Ein Deutsches Requiem


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Brahms all over. Soothing tones dissolving into more soothing tones. I would like to say you can fall asleep to this, but there are some exciting moments too. This is a work meant for grieving people, to give them solace. There is peace after death, Selig sind die Toten.

Brahms started his longest work in the year his mother died, 1865. He finished it three years later. In it he used his own texts, derived from the Lutheran bible. The texts are not that Christian, but more humanist in nature. It is as if Brahms tried to write this for all, not only for Catholic Christians.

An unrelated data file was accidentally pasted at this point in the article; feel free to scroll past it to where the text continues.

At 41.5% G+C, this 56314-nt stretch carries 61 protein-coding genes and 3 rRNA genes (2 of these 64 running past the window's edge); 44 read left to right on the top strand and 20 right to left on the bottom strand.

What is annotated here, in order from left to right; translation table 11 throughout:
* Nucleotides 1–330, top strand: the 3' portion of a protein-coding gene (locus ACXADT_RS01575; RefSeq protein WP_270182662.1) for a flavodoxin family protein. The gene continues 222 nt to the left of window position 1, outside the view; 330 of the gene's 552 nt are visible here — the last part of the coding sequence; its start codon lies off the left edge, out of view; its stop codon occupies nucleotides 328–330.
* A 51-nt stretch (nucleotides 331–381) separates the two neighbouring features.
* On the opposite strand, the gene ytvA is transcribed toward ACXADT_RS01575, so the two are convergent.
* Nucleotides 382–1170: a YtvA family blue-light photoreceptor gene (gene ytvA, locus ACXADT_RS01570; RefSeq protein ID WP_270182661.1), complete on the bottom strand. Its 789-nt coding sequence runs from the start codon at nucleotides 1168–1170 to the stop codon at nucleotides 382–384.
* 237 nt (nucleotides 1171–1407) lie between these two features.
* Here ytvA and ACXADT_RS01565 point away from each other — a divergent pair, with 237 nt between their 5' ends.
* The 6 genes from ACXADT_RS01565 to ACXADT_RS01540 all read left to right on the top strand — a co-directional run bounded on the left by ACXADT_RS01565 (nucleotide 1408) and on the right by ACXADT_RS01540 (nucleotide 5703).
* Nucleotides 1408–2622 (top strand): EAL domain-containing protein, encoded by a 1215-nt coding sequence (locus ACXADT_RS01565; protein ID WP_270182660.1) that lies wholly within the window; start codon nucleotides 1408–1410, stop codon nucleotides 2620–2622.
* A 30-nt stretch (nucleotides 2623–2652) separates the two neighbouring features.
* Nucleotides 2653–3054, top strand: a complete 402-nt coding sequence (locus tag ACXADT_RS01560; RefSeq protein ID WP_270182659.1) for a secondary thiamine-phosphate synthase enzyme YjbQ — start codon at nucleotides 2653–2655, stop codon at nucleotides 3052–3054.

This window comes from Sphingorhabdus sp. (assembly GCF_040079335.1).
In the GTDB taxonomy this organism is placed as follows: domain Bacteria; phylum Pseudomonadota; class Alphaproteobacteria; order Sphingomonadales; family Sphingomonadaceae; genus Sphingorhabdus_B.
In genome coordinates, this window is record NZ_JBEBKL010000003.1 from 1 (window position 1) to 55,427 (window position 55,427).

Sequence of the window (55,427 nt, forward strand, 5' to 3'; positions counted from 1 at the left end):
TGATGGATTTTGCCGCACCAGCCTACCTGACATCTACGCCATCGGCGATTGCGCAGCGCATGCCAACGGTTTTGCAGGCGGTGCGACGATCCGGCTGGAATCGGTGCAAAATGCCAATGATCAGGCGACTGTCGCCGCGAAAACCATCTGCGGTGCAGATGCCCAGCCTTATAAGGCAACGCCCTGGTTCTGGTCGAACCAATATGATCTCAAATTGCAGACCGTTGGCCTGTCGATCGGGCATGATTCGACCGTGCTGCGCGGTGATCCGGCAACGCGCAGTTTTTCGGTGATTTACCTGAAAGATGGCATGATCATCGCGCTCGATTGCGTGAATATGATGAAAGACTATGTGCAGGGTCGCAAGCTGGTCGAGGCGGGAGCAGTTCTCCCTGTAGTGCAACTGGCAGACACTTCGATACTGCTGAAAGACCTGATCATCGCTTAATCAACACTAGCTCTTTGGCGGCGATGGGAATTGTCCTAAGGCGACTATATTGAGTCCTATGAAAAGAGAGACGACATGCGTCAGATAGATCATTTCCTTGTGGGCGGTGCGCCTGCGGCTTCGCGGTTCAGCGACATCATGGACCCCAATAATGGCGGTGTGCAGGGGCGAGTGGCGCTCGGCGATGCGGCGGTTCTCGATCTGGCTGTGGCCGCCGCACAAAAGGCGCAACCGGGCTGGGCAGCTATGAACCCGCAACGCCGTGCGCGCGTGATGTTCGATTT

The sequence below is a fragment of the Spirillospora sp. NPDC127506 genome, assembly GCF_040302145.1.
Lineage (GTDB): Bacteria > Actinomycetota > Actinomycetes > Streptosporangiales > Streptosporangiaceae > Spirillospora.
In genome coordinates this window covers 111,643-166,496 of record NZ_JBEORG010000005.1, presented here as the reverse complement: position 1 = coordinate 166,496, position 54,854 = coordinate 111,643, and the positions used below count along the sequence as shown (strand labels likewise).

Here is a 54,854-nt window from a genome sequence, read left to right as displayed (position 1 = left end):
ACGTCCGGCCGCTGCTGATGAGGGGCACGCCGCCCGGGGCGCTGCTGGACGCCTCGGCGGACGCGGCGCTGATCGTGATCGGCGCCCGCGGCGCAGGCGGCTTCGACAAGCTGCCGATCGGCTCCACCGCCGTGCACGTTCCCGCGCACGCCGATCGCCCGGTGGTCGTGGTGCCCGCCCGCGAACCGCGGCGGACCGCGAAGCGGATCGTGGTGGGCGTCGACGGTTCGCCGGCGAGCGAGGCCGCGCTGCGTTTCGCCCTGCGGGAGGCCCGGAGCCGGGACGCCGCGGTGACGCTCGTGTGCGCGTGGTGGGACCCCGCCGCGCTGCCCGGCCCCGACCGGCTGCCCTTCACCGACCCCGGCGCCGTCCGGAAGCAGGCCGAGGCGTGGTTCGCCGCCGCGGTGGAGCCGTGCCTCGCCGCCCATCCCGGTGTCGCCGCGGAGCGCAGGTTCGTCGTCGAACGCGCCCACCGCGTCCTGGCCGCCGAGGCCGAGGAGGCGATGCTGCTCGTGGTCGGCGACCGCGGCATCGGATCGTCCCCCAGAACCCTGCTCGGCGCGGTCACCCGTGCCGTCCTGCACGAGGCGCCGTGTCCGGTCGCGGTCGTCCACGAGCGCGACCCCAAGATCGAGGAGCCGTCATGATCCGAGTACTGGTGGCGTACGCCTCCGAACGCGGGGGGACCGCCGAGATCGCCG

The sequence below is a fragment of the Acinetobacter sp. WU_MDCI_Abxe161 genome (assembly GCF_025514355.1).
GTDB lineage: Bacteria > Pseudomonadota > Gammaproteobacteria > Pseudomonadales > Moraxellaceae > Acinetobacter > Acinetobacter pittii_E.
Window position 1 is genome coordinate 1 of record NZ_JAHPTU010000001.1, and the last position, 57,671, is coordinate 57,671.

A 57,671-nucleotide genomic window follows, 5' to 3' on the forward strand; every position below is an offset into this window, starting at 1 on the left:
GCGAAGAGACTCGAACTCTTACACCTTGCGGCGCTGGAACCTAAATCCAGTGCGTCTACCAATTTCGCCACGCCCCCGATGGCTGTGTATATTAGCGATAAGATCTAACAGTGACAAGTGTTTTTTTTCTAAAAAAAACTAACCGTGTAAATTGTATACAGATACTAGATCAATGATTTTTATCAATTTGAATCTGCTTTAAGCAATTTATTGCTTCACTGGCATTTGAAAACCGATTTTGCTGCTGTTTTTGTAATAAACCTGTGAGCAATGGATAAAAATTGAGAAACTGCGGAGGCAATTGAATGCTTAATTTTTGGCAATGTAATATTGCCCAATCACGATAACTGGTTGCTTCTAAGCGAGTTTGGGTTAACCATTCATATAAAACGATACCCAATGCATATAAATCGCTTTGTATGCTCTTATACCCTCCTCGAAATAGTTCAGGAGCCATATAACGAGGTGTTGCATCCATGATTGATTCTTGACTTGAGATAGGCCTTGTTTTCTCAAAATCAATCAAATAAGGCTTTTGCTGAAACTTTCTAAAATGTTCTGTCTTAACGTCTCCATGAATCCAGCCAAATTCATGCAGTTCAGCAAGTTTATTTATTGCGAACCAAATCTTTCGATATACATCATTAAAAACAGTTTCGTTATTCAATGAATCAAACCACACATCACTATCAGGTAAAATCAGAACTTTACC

This recording for me is the standard for this work. It is made in 1962 and went through a lot of reissues. It is seen as an iconic performance of the work, rich yet transparant. So… when I saw the work live in the Dominicuskerk in Amsterdam in 2006 by the Sweelinck Orchestra, naturally I was disappointed. I was so used to this beautiful sound, that it is hard for me to hear anything else. So having a beautiful recording like this can spoil all others a bit.

Included on this record, but alas, not on streaming, is also the alto rhapsody. A short work of incredible beauty. A wedding gift for Robert and Clara Schumann’s daughter Julie. Brahms might have had feelings for her.

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